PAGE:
Brains of substance-addicted mothers numb to own babies’ faces

Prior research has shown that the human brain responds similarly to desired substances of abuse as to cute babies’ faces, with both cues triggering the release of dopamine-based brain rewards. A new functional MRI study has documented that the baby-face response is markedly muted in mothers who have substance addictions—even when the babies are their own.

Sohye Kim, PhD, of Baylor College of Medicine in Houston and colleagues report on their work in a study published online July 26 in Human Brain Mapping.

The researchers used fMRI to scan 36 mothers of six-month-olds while showing the women images of happy and sad infant faces.

All the women were inpatients at a drug-rehab center. Half the images were of each woman’s own child; the other half were of unknown age-matched infants.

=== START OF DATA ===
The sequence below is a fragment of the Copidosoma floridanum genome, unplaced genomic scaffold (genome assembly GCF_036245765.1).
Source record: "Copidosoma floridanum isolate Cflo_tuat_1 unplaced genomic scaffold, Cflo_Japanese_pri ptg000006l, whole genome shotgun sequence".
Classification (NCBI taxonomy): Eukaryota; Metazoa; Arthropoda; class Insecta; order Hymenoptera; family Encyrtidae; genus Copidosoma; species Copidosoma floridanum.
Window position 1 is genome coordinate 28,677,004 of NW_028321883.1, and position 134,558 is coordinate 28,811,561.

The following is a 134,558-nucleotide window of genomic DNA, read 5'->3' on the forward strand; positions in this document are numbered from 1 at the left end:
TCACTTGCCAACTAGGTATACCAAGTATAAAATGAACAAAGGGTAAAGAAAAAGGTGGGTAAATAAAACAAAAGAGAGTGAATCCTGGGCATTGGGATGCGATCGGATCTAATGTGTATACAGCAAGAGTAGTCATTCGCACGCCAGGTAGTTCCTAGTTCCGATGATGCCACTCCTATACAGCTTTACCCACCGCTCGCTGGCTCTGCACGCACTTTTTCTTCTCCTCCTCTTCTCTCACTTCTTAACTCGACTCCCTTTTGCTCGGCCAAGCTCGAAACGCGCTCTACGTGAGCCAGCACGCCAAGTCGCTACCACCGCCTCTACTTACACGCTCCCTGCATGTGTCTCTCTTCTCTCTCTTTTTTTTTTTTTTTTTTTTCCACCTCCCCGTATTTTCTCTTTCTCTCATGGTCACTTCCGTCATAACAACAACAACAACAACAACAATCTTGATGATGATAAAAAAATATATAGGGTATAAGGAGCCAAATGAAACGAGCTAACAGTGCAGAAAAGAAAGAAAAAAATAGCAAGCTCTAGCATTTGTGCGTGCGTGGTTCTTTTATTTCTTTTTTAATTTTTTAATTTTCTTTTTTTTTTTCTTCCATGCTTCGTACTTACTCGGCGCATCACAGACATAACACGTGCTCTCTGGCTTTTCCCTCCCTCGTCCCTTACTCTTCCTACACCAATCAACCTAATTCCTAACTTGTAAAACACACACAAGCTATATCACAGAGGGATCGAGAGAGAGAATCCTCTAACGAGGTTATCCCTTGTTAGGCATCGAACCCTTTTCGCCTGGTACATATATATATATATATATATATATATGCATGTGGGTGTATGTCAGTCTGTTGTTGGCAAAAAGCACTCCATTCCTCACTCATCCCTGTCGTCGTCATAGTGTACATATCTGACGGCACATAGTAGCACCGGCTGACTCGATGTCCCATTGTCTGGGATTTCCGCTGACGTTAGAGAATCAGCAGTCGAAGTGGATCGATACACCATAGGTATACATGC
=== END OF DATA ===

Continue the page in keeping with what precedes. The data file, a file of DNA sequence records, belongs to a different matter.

When viewing happy face images of their own infant, mothers with addictions “showed a striking pattern of decreased activation” in dopamine- and oxytocin-innervated brain regions, including the hypothalamus, ventral striatum and ventromedial prefrontal cortex, the authors report.

They point out that these are regions in which increased activation has previously been observed in mothers without addictions.

Kim and colleagues believe their findings are the first to confirm that mothers with addictions have reduced activation in key reward regions of the brain in response to their own babies’ faces.

“Maternal addiction constitutes a major public health problem affecting children, with high rates of abuse, neglect and foster care placement,” they write.

Kim expounds on that point in a news item posted by the school.